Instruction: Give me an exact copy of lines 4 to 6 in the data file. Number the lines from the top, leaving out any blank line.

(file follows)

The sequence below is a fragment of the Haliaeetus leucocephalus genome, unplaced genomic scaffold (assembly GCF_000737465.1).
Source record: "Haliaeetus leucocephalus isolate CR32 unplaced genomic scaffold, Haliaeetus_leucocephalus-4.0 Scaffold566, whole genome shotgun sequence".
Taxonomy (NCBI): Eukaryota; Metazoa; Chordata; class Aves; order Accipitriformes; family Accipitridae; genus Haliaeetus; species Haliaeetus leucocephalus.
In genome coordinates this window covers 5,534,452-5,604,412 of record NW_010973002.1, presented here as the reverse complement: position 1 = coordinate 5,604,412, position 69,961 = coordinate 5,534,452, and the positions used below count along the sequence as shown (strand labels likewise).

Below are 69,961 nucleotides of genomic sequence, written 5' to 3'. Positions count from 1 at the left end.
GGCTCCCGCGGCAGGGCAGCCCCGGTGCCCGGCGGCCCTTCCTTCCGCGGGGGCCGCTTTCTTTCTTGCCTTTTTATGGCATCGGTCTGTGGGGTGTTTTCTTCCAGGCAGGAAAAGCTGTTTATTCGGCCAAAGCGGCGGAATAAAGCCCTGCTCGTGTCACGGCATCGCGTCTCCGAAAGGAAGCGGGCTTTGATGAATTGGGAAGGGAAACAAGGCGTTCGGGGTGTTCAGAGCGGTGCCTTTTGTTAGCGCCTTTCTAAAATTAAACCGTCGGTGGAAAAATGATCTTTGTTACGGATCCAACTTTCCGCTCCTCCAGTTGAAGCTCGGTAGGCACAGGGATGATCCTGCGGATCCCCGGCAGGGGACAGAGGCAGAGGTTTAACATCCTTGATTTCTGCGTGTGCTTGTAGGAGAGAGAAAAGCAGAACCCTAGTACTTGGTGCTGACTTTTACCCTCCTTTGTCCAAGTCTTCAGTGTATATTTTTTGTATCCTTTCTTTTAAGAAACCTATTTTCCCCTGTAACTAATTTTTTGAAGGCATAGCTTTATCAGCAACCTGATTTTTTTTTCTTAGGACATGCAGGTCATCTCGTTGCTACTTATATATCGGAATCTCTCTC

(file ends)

In genome coordinates this window covers 5,534,452-5,604,412 of record NW_010973002.1, presented here as the reverse complement: position 1 = coordinate 5,604,412, position 69,961 = coordinate 5,534,452, and the positions used below count along the sequence as shown (strand labels likewise).

Below are 69,961 nucleotides of genomic sequence, written 5' to 3'. Positions count from 1 at the left end.
GGCTCCCGCGGCAGGGCAGCCCCGGTGCCCGGCGGCCCTTCCTTCCGCGGGGGCCGCTTTCTTTCTTGCCTTTTTATGGCATCGGTCTGTGGGGTGTTTTCTTCCAGGCAGGAAAAGCTGTTTATTCGGCCAAAGCGGCGGAATAAAGCCCTGCTCGTGTCACGGCATCGCGTCTCCGAAAGGAAGCGGGCTTTGATGAATTGGGAAGGGAAACAAGGCGTTCGGGGTGTTCAGAGCGGTGCCTTTTGTTAGCGCCTTTCTAAAATTAAACCGTCGGTGGAAAAATGATCTTTGTTACGGATCCAACTTTCCGCTCCTCCAGTTGAAGCTCGGTAGGCACAGGGATGATCCTGCGGATCCCCGGCAGGGGACAGAGGCAGAGGTTTAACATCCTTGATTTCTGCGTGTGCTTGTAGGAGAGAGAAAAGCAGAACCCTAGTACTTGGTGCTGACTTTTACCCTCCTTTGTCCAAGTCTTCAGTGTATATTTTTTGTATCCTTTCTTTTAAGAAACCTATTTTCCCCTGTAACTAATTTTTTGAAGGCATAGCTTTATCAGCAACCTGATTTTTTTTTCTTAGGACATGCAGGTCATCTCGTTGCTACTTATATATCGGAATCTCTCTC